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Content farming fertilized by Facebook

Facebook has a page spam definition:  anything intended “to confuse, mislead, surprise, or defraud users.”  But does it go far enough?

What is spam and what is misleading?  Why doesn’t Facebook  consider filling your account with images you’ve stolen from other sites so you can spam links to an otherwise empty blog and sneak in affiliate links to be misleading? Click in and read this informative article revealing how content farming is fertilized by Facebook.

“Content farms work by publishing millions of low-quality fluff articles every month. Google’s search algorithm loves them. Readers hate them.

And much like those sites, which hurt Google by devaluing its core purpose of providing relevant search results, spam networks are ultimately corrupting Facebook. ” Read the full article here >  This Facebook page you like is actually spam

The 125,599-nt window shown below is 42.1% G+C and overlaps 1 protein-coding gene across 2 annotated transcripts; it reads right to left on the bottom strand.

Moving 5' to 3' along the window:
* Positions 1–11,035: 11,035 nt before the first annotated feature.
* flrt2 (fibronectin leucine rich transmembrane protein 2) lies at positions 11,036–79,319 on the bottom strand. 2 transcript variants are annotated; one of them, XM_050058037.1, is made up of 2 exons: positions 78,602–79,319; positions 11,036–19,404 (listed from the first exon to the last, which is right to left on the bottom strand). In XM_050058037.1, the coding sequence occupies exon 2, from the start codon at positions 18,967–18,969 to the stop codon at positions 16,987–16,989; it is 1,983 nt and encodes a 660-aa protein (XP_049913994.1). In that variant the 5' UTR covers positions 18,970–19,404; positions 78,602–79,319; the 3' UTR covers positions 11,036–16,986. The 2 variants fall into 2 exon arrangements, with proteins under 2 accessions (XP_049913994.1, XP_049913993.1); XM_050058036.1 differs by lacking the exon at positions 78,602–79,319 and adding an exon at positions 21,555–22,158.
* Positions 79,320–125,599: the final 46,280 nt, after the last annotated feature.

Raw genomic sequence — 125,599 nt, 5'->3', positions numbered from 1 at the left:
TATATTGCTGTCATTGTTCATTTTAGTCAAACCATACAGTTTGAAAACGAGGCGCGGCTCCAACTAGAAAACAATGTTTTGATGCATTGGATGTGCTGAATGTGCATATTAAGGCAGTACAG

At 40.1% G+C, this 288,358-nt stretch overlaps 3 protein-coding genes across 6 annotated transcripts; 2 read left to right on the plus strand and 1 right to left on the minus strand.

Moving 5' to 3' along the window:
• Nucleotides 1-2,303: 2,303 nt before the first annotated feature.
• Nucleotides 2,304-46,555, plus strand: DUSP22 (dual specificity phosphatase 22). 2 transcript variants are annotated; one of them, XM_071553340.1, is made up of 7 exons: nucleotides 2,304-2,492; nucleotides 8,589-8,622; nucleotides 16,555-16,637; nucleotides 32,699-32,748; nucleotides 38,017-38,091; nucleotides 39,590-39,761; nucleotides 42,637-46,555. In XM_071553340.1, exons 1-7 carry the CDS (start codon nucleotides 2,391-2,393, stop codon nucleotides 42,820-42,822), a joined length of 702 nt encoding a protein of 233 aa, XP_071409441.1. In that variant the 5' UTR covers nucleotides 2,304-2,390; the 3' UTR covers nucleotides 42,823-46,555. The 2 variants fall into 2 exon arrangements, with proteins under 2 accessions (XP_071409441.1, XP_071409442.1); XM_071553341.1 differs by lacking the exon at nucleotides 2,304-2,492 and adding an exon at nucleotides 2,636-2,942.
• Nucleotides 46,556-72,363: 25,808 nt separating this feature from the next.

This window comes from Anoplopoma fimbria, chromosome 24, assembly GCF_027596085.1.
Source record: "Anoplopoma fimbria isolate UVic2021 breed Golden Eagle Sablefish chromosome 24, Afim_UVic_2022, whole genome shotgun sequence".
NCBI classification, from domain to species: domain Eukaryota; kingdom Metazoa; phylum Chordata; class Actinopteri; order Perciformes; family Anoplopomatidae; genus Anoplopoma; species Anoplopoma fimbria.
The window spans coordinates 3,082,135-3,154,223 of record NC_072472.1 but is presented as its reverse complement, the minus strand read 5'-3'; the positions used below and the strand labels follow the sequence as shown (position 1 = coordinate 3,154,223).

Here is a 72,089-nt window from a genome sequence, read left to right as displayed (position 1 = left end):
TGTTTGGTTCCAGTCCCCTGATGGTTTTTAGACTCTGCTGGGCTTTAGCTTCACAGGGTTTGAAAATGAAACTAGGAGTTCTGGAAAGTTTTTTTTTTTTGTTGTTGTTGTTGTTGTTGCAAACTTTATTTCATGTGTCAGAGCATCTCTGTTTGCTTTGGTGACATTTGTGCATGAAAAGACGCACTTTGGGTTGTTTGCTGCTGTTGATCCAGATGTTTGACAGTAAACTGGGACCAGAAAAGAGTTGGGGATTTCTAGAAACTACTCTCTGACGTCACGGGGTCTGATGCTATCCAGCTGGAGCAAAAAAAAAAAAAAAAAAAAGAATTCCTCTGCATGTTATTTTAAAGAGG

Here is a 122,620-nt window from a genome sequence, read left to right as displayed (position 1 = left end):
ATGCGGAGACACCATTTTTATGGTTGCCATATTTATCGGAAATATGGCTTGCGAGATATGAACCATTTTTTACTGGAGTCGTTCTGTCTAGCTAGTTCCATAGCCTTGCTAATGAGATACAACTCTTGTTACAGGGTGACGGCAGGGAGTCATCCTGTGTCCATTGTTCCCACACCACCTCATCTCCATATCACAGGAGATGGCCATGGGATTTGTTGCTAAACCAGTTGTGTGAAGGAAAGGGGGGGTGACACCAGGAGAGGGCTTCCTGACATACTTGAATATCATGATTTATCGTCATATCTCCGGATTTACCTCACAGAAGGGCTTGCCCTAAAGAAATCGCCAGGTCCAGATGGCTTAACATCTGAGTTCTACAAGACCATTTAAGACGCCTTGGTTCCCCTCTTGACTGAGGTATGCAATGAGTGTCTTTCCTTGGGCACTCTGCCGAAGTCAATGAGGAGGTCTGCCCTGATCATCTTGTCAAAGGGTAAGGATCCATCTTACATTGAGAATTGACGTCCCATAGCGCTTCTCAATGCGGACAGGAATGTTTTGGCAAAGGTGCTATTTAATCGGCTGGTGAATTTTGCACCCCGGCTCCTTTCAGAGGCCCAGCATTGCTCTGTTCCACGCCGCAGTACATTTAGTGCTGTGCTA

Will the post I linked to above be in top place for article of the week with the Facebook set? What say you?

10 thoughts on “Content farming fertilized by Facebook

  1. Hello, I am so sorry to talk about this in an unrelated post, by I need your help and couldn’t find a contact info! It is about your translation page (it is the only one working so far for me, and I would like to add a English button because my primary language is portuguese) are you able to help me? So sorry again! Thanks

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